The technique helps students move with ease and improved coordination. At the beginning of a movement (the lessons are a series of movements), most people pull back their heads, raise their shoulders toward their ears, over-arch their lower backs, tighten their legs, and otherwise produce excessive tension in their bodies. Alexander referred to this as misuse of the body.
At any point in a movement, proper use can be established. If the neck muscles are not over-tensed, the head will carry slightly forward of the spine, simply because it is heavier in the front. When the head is out of balance in the forward direction, it sets off a series of stretch reflexes in the extensor muscles of the back. It is skillful use of these reflexes, along with reflex activity in the feet and legs, the arms and hands, the breathing mechanism, and other parts of the body, that lessons in the technique aim to develop.
Alexander found that optimal functioning of the body was very hard to maintain, even for the short period of time it took to complete a single movement. People, especially adults, have very strong tension habits associated with movement. Chronic misuse of the muscles is common. It may be caused by slouching in front of televisions or video monitors, too much sitting or driving and too little walking, or by tension associated with past traumas and injuries. Stiffening the neck after a whiplash injury or favoring a broken or sprained leg long after it has healed are examples of habitual tension caused by injury.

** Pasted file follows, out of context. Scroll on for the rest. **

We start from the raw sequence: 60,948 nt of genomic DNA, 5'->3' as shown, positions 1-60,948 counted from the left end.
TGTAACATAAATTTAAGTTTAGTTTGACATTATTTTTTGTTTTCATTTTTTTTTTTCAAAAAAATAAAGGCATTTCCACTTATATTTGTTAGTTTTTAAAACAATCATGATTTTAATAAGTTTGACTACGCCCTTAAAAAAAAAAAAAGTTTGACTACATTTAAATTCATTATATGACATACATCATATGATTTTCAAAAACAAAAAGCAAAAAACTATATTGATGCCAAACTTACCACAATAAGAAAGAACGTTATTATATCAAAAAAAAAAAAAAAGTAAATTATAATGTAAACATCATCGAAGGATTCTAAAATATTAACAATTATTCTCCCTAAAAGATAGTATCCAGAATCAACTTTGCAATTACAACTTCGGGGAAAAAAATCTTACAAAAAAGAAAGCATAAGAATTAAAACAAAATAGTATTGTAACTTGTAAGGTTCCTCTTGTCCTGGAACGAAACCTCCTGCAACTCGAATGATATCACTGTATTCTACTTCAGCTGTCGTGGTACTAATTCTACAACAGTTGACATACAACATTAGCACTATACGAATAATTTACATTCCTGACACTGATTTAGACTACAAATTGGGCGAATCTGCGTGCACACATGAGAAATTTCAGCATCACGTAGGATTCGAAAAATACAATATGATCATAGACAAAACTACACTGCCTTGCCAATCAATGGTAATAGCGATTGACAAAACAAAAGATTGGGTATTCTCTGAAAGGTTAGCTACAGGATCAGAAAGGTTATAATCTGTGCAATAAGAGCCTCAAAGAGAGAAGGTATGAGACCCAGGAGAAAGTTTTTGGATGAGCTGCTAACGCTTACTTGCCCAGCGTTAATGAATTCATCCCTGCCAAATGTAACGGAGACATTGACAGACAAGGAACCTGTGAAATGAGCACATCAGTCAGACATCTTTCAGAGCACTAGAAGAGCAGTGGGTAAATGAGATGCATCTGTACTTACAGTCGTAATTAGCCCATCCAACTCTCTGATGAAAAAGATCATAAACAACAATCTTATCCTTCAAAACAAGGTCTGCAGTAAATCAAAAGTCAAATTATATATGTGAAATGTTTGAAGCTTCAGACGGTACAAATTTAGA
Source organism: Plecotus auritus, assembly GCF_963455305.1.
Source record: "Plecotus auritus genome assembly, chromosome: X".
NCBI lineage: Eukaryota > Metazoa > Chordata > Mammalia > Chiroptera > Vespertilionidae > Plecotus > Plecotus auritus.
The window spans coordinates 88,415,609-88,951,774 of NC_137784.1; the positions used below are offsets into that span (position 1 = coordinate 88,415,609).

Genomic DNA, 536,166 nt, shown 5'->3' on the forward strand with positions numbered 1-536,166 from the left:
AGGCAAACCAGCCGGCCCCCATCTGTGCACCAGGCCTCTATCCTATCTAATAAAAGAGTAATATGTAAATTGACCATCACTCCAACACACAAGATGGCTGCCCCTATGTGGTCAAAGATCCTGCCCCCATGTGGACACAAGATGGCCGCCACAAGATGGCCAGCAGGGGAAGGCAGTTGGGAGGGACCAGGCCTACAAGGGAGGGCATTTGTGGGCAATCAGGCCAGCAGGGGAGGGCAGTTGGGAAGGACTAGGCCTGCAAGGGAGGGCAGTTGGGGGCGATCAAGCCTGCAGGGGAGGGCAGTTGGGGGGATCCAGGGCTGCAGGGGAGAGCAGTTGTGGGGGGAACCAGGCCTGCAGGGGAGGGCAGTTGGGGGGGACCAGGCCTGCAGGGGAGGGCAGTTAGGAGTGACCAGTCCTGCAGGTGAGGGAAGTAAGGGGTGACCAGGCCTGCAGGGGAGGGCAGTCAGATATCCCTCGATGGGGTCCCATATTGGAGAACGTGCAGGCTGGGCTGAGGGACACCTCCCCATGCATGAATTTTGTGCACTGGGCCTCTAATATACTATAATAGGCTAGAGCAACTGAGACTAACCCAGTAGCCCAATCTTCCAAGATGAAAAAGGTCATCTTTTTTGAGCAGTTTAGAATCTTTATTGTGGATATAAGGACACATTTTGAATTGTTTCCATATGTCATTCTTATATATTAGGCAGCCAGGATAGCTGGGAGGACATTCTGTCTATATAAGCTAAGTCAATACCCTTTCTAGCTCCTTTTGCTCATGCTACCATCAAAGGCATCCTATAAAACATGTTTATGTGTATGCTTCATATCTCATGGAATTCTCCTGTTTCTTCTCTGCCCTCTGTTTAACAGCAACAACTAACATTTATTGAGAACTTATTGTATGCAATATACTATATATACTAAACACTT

The first thing a teacher of the Alexander technique does is to increase a student's sensory awareness of this excessive habitual tension, particularly that in the neck and spine. Next the student is taught to inhibit the tension. If the student prepares to sit down, for example, he will tense his muscles in his habitual way. If he is asked to put aside the intention to sit and instead to free his neck and allow less constriction in his muscles, he can begin to change his tense habitual response to sitting.
Direction — Bringing about the free balance of the head on the spine and the resulting release of the erector muscles of the back and legs which establish improved coordination.
Habit — Referring to the particular set of physical and mental tensions present in any individual.
Inhibition — Referring to the moment in an Alexander lesson when the student refrains from beginning a movement in order to avoid tensing of the muscles.